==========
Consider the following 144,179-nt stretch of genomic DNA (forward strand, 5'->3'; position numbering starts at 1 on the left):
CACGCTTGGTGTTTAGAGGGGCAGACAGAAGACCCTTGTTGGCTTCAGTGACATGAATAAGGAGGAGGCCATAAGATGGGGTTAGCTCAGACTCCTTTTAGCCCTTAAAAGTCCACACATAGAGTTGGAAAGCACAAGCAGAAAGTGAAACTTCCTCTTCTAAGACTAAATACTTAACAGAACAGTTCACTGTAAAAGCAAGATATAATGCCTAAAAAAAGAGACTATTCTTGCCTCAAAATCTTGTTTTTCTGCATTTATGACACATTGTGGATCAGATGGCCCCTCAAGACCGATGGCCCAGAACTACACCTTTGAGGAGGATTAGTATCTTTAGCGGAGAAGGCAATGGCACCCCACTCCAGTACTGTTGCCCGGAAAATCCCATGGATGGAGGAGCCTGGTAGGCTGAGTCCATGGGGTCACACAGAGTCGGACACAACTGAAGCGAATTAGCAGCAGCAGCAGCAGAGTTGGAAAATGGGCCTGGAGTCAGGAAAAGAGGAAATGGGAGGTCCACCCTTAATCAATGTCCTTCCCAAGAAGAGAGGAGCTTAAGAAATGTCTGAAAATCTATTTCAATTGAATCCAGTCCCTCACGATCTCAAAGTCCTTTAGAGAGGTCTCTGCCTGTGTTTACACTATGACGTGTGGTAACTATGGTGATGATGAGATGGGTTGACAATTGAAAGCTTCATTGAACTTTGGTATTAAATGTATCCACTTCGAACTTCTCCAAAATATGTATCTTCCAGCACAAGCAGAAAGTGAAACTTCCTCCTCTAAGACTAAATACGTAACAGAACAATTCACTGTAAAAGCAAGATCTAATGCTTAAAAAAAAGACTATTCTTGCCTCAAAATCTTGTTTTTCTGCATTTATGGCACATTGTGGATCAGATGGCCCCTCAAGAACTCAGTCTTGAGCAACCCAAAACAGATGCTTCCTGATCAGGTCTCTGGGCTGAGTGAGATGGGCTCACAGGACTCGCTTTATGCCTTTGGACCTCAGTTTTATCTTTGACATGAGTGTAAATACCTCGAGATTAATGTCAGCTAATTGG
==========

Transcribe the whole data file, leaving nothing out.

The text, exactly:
Consider the following 144,179-nt stretch of genomic DNA (forward strand, 5'->3'; position numbering starts at 1 on the left):
CACGCTTGGTGTTTAGAGGGGCAGACAGAAGACCCTTGTTGGCTTCAGTGACATGAATAAGGAGGAGGCCATAAGATGGGGTTAGCTCAGACTCCTTTTAGCCCTTAAAAGTCCACACATAGAGTTGGAAAGCACAAGCAGAAAGTGAAACTTCCTCTTCTAAGACTAAATACTTAACAGAACAGTTCACTGTAAAAGCAAGATATAATGCCTAAAAAAAGAGACTATTCTTGCCTCAAAATCTTGTTTTTCTGCATTTATGACACATTGTGGATCAGATGGCCCCTCAAGACCGATGGCCCAGAACTACACCTTTGAGGAGGATTAGTATCTTTAGCGGAGAAGGCAATGGCACCCCACTCCAGTACTGTTGCCCGGAAAATCCCATGGATGGAGGAGCCTGGTAGGCTGAGTCCATGGGGTCACACAGAGTCGGACACAACTGAAGCGAATTAGCAGCAGCAGCAGCAGAGTTGGAAAATGGGCCTGGAGTCAGGAAAAGAGGAAATGGGAGGTCCACCCTTAATCAATGTCCTTCCCAAGAAGAGAGGAGCTTAAGAAATGTCTGAAAATCTATTTCAATTGAATCCAGTCCCTCACGATCTCAAAGTCCTTTAGAGAGGTCTCTGCCTGTGTTTACACTATGACGTGTGGTAACTATGGTGATGATGAGATGGGTTGACAATTGAAAGCTTCATTGAACTTTGGTATTAAATGTATCCACTTCGAACTTCTCCAAAATATGTATCTTCCAGCACAAGCAGAAAGTGAAACTTCCTCCTCTAAGACTAAATACGTAACAGAACAATTCACTGTAAAAGCAAGATCTAATGCTTAAAAAAAAGACTATTCTTGCCTCAAAATCTTGTTTTTCTGCATTTATGGCACATTGTGGATCAGATGGCCCCTCAAGAACTCAGTCTTGAGCAACCCAAAACAGATGCTTCCTGATCAGGTCTCTGGGCTGAGTGAGATGGGCTCACAGGACTCGCTTTATGCCTTTGGACCTCAGTTTTATCTTTGACATGAGTGTAAATACCTCGAGATTAATGTCAGCTAATTGG